Top Stories of 2018

This year, shoppers dealt with a surprising new issue: where, how and whether to pay for their purchases, thanks to yet another tremor from the fusion of retail and technology
By
|
Posted December 10, 2018

Pay here. Pay over there. Or don’t pay at all? If there was one thing this year that truly shook up the traditional shopping experience, it was shoppers’ ability to take their merchandise and leave the store, feeling like they hadn’t paid.

Predictably, it started in the lab of Amazon.com Inc. (Seattle), which finally opened its Amazon Go cashierless stores to the general public after two years of an employee-only beta test in its Seattle headquarters building. And, just as predictably, Go had expanded to nearly 10 open-to-the-public stores by year’s end and had spawned a growing number of imitators.

Amazon’s “just walk out” technology is powered by computers, cameras, sensors and a free downloadable app. Other initiators adopted other models, like mobile point-of-sale (mPos) that records all transactions into shoppers’ smartphones; systems based on facial and voice recognition; biometric technology; and cameras right on the shelves.

Surprisingly, many shoppers didn’t adapt to the new way of paying (or not), with some saying it felt like stealing to them. And Walmart Inc. (Bentonville, Ark.) even shelved its Shop-and-Go version when most customers preferred not to use it. Nonetheless, if your crystal ball is functioning, this is the future.

And now for the past 12 months...


Sears No-Bucks

It felt like the longest death watch since Queen Victoria. Sears Roebuck (Hoffman Estates, Ill.) – once the largest and most innovative retailer in the country – finally announced its bankruptcy filing in October, starting to close all of its stores and taking Kmart with it.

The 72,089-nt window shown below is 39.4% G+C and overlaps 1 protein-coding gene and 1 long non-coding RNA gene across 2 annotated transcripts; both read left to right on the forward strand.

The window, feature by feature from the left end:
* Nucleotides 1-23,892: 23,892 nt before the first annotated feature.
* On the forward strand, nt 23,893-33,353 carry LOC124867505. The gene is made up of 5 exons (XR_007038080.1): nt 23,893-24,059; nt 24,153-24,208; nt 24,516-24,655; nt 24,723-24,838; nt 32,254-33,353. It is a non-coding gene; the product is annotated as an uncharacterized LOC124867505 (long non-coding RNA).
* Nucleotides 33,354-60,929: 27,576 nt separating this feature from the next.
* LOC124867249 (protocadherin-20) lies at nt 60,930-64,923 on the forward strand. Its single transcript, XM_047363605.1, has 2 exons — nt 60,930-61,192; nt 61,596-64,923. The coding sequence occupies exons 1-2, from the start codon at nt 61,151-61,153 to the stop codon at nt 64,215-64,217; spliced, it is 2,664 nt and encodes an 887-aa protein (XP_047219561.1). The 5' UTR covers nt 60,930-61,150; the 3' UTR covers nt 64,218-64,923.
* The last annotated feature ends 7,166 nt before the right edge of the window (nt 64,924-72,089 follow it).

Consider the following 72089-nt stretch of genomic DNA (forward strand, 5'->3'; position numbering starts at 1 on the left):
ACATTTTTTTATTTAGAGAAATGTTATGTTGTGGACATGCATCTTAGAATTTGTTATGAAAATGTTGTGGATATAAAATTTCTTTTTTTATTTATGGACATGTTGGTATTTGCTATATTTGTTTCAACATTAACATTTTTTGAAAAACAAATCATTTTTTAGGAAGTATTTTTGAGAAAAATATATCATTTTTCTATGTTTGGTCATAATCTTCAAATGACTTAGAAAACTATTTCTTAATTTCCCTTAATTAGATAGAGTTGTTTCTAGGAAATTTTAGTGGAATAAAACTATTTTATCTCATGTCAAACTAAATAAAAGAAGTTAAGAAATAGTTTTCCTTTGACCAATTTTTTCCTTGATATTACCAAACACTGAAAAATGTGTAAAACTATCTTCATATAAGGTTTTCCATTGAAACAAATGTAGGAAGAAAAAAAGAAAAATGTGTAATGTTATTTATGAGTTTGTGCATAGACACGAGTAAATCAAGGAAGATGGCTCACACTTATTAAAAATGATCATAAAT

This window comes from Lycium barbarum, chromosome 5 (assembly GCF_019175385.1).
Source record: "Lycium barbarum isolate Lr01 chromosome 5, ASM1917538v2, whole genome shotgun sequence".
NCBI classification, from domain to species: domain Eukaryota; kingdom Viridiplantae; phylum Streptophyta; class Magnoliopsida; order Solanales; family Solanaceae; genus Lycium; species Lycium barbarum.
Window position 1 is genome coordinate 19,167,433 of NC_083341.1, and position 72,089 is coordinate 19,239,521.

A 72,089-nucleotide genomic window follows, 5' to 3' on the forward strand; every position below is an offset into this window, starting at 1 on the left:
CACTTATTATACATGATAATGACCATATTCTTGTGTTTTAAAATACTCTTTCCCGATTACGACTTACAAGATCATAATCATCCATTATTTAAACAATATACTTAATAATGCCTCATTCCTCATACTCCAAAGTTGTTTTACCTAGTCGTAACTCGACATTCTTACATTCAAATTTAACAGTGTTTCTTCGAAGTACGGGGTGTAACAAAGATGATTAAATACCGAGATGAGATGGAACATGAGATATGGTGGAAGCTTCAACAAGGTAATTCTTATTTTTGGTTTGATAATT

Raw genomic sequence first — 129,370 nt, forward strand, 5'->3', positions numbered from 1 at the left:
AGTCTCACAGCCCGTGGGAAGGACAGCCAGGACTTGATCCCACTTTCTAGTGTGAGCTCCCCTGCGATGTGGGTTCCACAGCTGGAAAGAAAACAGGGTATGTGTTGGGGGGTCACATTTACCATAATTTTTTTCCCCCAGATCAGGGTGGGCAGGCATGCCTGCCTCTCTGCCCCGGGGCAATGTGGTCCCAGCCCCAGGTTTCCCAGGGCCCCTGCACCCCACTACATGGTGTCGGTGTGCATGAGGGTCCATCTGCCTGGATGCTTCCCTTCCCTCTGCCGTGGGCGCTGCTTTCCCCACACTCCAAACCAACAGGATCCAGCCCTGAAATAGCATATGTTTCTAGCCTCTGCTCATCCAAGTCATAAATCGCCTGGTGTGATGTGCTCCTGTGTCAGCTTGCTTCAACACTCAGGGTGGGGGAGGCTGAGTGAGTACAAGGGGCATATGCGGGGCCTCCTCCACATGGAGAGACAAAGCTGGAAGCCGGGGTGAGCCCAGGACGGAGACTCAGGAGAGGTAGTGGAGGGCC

The decline had been ongoing even before hedge-fund entrepreneur Edward Lampert took charge in 2005. The rumors, even back then, were that Lampert was all about the real estate – more than 3000 locations at the time. But that supposed cash cow was based on old, poorly located stores, many in failing malls. And Lampert remained ensconced in his Florida estate, far from the Sears sales floor.


Toys “R” Gone

Second-longest slow death: Toys “R” Us (Wayne, N.J.), one of the princes of the category-killer days, declared bankruptcy in September, closing its 735 locations and ending sales on its website. ’Twas crushing debt that killed the beast.

End of an era? Maybe not. In October, the company’s lenders indicated their intention to pull out of bankruptcy auction and revive the Toys “R” Us and Babies “R” Us brand names. Their reason, reportedly, was that “the brand was too valuable to give up.” Seems that’s what Eddie Lampert once thought, too.


The Bon-com